Promoting collaborative playful experimentation through group playing by ear in higher education
Varvarigou, M. 2017. Promoting collaborative playful experimentation through group playing by ear in higher education. Research Studies in Music Education. 39 (2), pp. 161-176. https://doi.org/10.1177/1321103X17704000
A group of 46, first-year, primarily classically trained, undergraduate students took part in an exploratory research study on Group Ear Playing (GEP) in higher education. The students attended the “Playing by Ear” component of the Practical Musicianship module, which adopts the materials and strategies on playing by ear in the instrumental lesson developed by Lucy Green. The students were divided into eight groups, then provided with audio material and were instructed to copy the music by ear as a group for 40 minutes each week for five weeks.
Data were collected through individual reflective logs and end-of-programme feedback forms. The analysis of the data focused on thematic discovery from the transcripts and was achieved through open, axial and selective coding.
The findings of the study suggest, first, that the students engaged in playful experimentation in a collaborative manner, where the more confident musicians supported their less confident colleagues.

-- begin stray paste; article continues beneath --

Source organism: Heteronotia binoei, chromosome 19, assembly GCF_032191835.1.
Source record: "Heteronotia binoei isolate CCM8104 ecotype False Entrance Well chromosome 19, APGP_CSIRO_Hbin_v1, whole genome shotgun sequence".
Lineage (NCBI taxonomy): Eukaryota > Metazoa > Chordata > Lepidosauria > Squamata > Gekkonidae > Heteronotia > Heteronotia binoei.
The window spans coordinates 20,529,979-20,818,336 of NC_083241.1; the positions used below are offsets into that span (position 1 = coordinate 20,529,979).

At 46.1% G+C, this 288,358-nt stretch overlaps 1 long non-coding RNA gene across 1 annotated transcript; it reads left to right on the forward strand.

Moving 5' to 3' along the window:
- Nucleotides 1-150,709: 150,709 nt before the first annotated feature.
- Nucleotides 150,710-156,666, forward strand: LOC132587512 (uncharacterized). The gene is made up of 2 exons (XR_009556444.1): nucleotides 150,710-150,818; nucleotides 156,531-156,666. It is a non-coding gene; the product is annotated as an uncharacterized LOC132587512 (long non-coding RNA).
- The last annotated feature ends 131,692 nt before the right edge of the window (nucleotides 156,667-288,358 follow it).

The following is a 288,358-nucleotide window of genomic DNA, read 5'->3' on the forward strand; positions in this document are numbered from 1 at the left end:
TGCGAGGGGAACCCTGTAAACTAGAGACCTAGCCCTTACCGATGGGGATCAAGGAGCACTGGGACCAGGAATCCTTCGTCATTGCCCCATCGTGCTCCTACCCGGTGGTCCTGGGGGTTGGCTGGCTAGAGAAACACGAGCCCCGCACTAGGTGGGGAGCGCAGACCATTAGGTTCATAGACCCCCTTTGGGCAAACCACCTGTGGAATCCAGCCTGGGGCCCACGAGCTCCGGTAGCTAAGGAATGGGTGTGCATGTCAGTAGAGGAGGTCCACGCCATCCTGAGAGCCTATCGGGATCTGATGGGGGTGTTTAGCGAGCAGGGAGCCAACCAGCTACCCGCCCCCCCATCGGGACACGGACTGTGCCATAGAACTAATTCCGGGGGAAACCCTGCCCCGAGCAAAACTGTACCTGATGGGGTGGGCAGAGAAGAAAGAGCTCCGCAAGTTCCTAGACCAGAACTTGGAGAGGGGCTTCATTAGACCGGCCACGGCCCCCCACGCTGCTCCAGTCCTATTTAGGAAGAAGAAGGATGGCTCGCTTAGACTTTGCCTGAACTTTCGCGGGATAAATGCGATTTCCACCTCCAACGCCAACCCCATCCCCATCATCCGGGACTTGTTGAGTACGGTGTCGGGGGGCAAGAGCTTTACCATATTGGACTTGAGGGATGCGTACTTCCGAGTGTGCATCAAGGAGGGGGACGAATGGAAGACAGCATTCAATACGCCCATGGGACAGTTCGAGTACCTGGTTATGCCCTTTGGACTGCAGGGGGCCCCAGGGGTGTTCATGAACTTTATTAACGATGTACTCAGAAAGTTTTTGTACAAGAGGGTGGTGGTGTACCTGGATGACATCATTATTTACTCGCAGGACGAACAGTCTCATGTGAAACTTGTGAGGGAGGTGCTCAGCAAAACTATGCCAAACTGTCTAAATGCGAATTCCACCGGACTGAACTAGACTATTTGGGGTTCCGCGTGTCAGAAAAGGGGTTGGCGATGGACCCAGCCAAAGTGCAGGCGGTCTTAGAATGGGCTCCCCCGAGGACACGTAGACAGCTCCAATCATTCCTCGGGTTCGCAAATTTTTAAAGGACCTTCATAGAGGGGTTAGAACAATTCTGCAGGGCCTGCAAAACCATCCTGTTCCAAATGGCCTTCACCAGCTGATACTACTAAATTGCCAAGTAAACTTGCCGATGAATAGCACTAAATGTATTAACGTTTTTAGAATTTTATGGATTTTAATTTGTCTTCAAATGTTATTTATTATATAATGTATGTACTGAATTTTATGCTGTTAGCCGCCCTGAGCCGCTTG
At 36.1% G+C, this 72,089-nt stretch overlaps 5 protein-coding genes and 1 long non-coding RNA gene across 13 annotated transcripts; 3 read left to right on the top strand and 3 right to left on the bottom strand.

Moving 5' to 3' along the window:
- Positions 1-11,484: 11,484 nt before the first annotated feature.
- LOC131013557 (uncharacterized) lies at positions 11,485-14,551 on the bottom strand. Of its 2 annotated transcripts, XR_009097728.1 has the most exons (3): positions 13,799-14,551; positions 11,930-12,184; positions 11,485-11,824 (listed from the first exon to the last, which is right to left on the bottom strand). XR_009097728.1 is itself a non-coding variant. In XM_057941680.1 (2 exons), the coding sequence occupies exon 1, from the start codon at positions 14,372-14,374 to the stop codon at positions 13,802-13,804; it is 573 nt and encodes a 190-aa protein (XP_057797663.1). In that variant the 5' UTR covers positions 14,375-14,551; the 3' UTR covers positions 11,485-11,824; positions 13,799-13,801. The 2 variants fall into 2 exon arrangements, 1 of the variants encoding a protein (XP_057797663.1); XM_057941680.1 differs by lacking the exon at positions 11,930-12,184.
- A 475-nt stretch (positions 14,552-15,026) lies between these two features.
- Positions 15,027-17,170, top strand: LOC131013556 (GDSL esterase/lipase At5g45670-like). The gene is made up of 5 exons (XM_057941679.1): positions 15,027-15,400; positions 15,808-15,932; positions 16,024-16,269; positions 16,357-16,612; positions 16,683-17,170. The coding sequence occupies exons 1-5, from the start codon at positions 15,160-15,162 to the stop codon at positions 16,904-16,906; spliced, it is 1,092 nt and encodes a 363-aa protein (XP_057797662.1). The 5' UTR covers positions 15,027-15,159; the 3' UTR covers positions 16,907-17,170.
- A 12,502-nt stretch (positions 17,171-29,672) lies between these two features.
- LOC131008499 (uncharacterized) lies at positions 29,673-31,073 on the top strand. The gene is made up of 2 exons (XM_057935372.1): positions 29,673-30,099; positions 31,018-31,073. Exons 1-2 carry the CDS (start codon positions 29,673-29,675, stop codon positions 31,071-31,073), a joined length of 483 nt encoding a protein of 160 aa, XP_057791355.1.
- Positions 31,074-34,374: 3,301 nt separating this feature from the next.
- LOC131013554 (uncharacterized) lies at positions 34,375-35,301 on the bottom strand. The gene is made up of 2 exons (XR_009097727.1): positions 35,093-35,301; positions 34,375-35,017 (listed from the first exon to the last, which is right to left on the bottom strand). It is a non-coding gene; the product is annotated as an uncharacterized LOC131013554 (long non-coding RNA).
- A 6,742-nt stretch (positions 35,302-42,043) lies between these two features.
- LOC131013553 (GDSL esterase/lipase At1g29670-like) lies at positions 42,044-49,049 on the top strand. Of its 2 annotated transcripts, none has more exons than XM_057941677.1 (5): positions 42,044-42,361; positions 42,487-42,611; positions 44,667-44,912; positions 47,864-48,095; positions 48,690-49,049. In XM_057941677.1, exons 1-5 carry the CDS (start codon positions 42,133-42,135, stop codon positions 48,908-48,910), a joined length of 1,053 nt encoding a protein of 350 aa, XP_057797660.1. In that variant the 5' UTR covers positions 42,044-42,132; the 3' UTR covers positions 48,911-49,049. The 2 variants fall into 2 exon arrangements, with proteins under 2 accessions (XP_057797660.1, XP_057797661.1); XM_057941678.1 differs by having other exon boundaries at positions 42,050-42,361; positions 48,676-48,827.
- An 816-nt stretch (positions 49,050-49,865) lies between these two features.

Second, a variety of strategies for exploring improvising was reported by the students, which included adding ornaments based on scales, changing the rhythms for variety, missing notes out and incorporating other melodic riffs.
Third, although the focus of the activity was on copying music by ear from recordings, all musicians appeared motivated to improvise together rather than as soloists, in order to “change things slightly”, “make the piece sound more interesting” and fit with others’ parts.
Finally, the students reported that GEP not only helped them to feel more confident about playing by ear but also to be more confident about improvising and to become more confident musicians.
This study proposes that playing by ear from recordings in a group successfully facilitates collaborative playful experimentation in higher education and supports the development of learners’ listening, creativity and improvisation skills.
|Keywords||Collaborative learning; creativity; group ear playing; improvisation strategies; playful experimentation|
|Journal||Research Studies in Music Education|
|Journal citation||39 (2), pp. 161-176|
|Digital Object Identifier (DOI)||https://doi.org/10.1177/1321103X17704000|
|Online||10 May 2017|
|01 Dec 2017|
|Publication process dates|
|Deposited||04 May 2018|
|Accepted author manuscript|
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